To the best of my knowledge, not many books have been published based solely on BMX (Paradigm Shift by Kay Clauberg is one, Ricky Adam‘s Destroying Everything is based loosely around BMX). When I say published, I mean they are sent to a publishing house and approved by an editor. This does not include the many DIY books produced locally from various scenes. Yesterday Fat Tony announced the release of his flatland book using the online publishing service Blurb. Although it won’t be put up for a Pulitzer or recommended by Oprah, I think it’s a great idea, not just for himself, but for our jeopardized industry. I got ahold of Fat and talked a bit about it.
What inspired the making of this book?
“I had been thinking about making a BMX book for several years actually… At one point it was on my list of lifetime goals to do a book through a big publishing company and have it sold in bookstores around the world. Over the years though, as I was analyzing my intentions and goals more, I reevaluated that one and decided to scale it back. The work versus reward just wasn’t there, and it didn’t interest me as much anymore.
As a photographer trying to make a living through BMX I looked at several options and ways to make a book profitable, and none of them seemed very good. Then I took a step back even further…the real reason I wanted to make a book of BMX photos was just so I could have a dope ass collection of my favorite shots and so I could look back and see who I had the opportunity to shoot with all around the world over the years. So I figured if I made a book for myself the way I wanted it, I didn’t have to make any money from it for it to be worth my time.
That’s why I went with the print to order system through Blurb. I literally printed one book for myself, and that’s all I have…and I don’t plan to order any more for myself or friends or anything. If I don’t sell a single book, I don’t care. My ego may be slightly hurt because no one was interested in my work, but whatever, haha. If I do sell some, I’ll make a few dollars per copy. The main thing is that I have a book I can look back on years from now, and I’m stoked on that!”
What made you choose Blurb?
“I’ve used Blurb in the past and had great results from it. The first book I ever made was from a trip I took to Ecuador a few years ago. I came back with a ton of travel photos that I was psyched on, so I put together a book with them. The following year I went to Africa and made another book, then the year after I did the same from a trip to Southeast Asia. Blurb lets you design a book the way you want, which is awesome… My background in graphic design helps a lot with that. I used Adobe InDesign to lay out the entire thing, then I just have to upload a PDF to the Blurb site.
With that said, if anyone wants to buy any of those other travel books, they are on my Blurb bookstore as well. Or if you just want to look through them, you can preview the entire thing on the Blurb site. I’ve never promoted those or anything because they don’t have anything to do with BMX. They were purely done so I could have some good memories sitting on my coffee table.”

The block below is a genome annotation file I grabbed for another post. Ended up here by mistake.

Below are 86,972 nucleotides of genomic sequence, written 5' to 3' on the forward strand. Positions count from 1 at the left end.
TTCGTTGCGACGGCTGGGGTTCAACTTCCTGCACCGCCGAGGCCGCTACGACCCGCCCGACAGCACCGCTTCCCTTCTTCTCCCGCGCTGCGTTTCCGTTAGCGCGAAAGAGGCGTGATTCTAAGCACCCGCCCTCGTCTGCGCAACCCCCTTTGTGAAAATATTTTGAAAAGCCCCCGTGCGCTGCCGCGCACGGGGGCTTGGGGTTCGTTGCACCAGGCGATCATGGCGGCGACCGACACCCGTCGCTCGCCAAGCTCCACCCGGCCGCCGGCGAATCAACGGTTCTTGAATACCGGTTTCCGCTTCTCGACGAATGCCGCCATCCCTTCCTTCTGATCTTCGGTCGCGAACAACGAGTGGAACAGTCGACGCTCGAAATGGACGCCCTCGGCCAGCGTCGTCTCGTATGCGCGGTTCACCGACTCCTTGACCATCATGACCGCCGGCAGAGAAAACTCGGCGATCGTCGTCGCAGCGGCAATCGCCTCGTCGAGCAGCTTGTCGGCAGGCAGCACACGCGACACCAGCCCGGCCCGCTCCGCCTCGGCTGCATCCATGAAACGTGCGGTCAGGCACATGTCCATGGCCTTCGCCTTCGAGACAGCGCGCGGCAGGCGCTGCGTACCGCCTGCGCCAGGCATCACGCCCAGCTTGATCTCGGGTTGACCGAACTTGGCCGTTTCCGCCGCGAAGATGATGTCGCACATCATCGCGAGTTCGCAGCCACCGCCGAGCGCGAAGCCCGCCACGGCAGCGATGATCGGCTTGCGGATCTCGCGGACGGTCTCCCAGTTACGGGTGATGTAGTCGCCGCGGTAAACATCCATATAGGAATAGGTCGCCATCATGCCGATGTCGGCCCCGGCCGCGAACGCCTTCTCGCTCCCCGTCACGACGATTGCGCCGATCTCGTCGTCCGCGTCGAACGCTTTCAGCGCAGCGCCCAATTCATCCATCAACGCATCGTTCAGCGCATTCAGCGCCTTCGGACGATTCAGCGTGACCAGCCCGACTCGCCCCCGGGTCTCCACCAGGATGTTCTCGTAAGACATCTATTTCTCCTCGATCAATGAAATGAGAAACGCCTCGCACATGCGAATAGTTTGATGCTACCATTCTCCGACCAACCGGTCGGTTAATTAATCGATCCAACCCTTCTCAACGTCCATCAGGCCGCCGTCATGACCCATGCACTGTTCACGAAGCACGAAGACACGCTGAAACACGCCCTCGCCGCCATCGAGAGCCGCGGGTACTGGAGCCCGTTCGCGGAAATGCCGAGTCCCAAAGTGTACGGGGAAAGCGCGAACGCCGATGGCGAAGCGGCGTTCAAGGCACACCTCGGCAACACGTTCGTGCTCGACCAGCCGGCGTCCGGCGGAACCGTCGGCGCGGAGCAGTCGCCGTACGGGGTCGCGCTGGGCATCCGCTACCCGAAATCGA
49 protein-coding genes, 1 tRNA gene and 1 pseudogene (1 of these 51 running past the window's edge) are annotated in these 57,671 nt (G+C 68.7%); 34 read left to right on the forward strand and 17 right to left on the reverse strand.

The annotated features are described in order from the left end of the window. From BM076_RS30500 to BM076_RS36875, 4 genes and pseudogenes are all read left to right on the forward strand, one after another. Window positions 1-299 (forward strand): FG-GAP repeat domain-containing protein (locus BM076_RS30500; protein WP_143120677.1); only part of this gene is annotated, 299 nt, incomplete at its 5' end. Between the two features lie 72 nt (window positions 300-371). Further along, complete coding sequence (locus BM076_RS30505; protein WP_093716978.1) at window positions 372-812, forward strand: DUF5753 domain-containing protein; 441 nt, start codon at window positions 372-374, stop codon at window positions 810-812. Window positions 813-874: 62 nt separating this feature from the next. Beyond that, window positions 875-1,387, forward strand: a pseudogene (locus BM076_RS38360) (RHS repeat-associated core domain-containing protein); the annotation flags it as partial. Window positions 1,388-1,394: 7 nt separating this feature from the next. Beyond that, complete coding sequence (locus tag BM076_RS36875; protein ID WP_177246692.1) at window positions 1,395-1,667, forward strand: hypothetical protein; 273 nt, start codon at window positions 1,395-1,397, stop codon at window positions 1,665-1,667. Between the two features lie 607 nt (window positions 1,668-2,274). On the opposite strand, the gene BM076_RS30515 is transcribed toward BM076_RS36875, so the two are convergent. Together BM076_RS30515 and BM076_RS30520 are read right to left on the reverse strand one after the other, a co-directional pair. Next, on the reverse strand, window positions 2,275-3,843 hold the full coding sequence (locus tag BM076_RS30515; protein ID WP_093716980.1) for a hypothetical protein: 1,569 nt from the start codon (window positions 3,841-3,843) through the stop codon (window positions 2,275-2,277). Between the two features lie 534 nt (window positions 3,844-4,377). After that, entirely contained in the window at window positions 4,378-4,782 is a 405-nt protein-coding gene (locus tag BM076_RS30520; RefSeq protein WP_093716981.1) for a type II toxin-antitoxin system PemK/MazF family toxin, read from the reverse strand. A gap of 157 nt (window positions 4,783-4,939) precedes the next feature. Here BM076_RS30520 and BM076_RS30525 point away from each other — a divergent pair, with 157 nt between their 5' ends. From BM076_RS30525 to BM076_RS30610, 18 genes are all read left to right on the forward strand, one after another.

Is flatland your favorite genre to shoot?
“I don’t have a favorite type of riding, and I really don’t have a favorite discipline of BMX to shoot either. On a personal level, these days I ride more skateparks that anything… As far as flatland goes, I feel like it’s the discipline of BMX that gets the least attention, so being a media guy or whatever, I always try to show flatland as much as possible to help it get some of the recognition it deserves.”
Are the photos previously unseen or have they been published?
“All of the riding photos have been published before—either in magazines, on Web sites, or in the annual flatland calendar I put out through Flatland Fuel. Some of the lifestyle and portrait shots haven’t been seen before though. I kind of look at this book as a “best of” type collection, so I wasn’t trying to come out with new work necessarily, and I didn’t shoot anything specifically for the book.”
Do you feel that BMX is lacking more mainstream outlets, such as books and calendars?
“I definitely think that any time BMX is put in front of people it has the potential to help the industry grow. For example, if a kid that had never been exploded to BMX saw a calendar or book at his school’s book fair, a local book store, or a library, he may get that spark to pick up a bike, or look at his bike differently. So yeah, I think more mainstream outlets like that could help the industry grow, for sure. However, I hate seeing mainstream media showing BMX photos that aren’t shot by a BMX rider. You know the kind of photos I’m talking about…a dude coming down from airing a quarterpipe, horribly timed tailwhips, etc. I cringe every time I see those kinds of photos that somehow make their way into mainstream media!”
Do you think it would help BMX as an industry to branch out in those respects?
“I don’t necessarily think the BMX industry needs to branch out into that type of media though… It’s not like a bike company should make it a priority to make a calendar or book and get it into Barnes & Noble. That’s not their business. They should keep doing what they do best, which is making bikes. I do think it’s up to photographers like me to reach out to the mainstream media and help them portray BMX more accurately. That’s something I’ve been working on a lot and will continue to work on.”